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Buying for schools

Classroom with teacher at the front of the class with school children sat at desks Print publication

20/05/2014

Why guidance?

In recent years, maintained schools have been given more control over their own budget. Those schools that have converted to academies have even greater financial freedom. We are finding that many local authorities are not offering the same level of support to maintained schools with their procurement as they once did; and academies do not have that support at all, unless they choose to buy-back a service from the local authority.

Yet schools, whether academies, free schools or community schools, are funded by public money so they must follow the procurement rules to make sure that public funds are being spent openly and fairly. The Department for Education (DfE) has recently set up a new collection of documents on its website at https://www.gov.uk/government/collections/buying-for-schools to help schools ensure they follow the correct procurement procedures, not only to comply with the legislation but to make sure that they get a good deal.

Effective buying for your school

The main document is Effective buying for your school, which is a revamped version of guidance that was published last year. Our article summarises the main points. The key things to remember are:

  • Look for efficiencies – where can your school save money? Are you benchmarking what you spend on goods and services compared to other schools?
  • Plan before you procure – make sure you know what you need to buy and that it will meet your school’s needs over time. How will you make sure you are getting value for money?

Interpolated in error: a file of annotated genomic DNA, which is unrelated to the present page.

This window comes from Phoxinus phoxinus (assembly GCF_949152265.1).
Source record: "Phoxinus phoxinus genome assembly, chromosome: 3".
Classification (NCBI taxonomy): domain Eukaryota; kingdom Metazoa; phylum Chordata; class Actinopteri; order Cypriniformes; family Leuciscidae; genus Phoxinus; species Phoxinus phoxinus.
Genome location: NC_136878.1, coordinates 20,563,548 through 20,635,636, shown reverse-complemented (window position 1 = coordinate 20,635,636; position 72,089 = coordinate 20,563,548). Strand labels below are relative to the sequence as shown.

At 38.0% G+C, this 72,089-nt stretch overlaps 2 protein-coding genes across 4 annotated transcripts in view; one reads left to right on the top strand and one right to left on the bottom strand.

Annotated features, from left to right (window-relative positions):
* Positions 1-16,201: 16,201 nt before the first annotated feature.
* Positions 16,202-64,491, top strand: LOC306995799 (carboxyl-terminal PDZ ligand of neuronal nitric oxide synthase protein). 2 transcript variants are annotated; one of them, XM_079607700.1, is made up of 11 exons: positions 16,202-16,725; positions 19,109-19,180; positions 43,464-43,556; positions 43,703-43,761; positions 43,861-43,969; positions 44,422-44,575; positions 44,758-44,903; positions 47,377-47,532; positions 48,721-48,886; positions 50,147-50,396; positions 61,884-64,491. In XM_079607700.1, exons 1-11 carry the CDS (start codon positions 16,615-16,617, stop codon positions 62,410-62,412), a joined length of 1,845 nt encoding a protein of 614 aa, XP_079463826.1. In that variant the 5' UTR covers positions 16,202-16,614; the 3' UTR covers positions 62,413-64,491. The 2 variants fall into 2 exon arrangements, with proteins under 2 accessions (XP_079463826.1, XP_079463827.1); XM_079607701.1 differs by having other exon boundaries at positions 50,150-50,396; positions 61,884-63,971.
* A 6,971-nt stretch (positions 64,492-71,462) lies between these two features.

• Consider whether using a framework might assist – this can remove some of the burden, as suppliers on the framework have been pre-approved.
  • Follow the correct procedures – the website has a set of helpful checklists you can use for low-value, medium-value and high-value procurements.
  • Don’t put the signed contract in a drawer – this is a common mistake. Keep it under regular review to make sure your supplier is doing everything they should be doing. Also keep written records of anything you do, as this will help if there is a dispute.
  • Learn lessons from your previous buying experiences and make sure you implement changes to make your processes more streamlined and efficient.

Buying ICT for your school

The competition regulator recently published the results of an investigation into the supply of ICT to the public sector. Perhaps unsurprisingly, it showed that suppliers had the upper hand over their public sector customers in terms of their ICT knowledge, and public sector buyers lacked sufficient expertise to procure or manage ICT contracts effectively. We wrote about this recently. Coincidentally (or maybe not?) the DfE has published a suite of detailed guidance on buying ICT, including developing a statement of requirements, tendering hints and tips and model ICT services contracts, as well as contract management.

Templates

Finally, the collection contains a range of templates such as example contracts for goods and services, a purchase order, a contract variation agreement and a range of template letters to send to successful and unsuccessful bidders.

Take legal advice

Whilst this guidance is very helpful, it is still worth taking legal advice before starting a procurement process or signing (or varying) a contract. Walker Morris has helped a number of schools and other public sector bodies with their contracts and is on a number of local authority frameworks, so when you need legal advice you may be able to instruct us through a framework.

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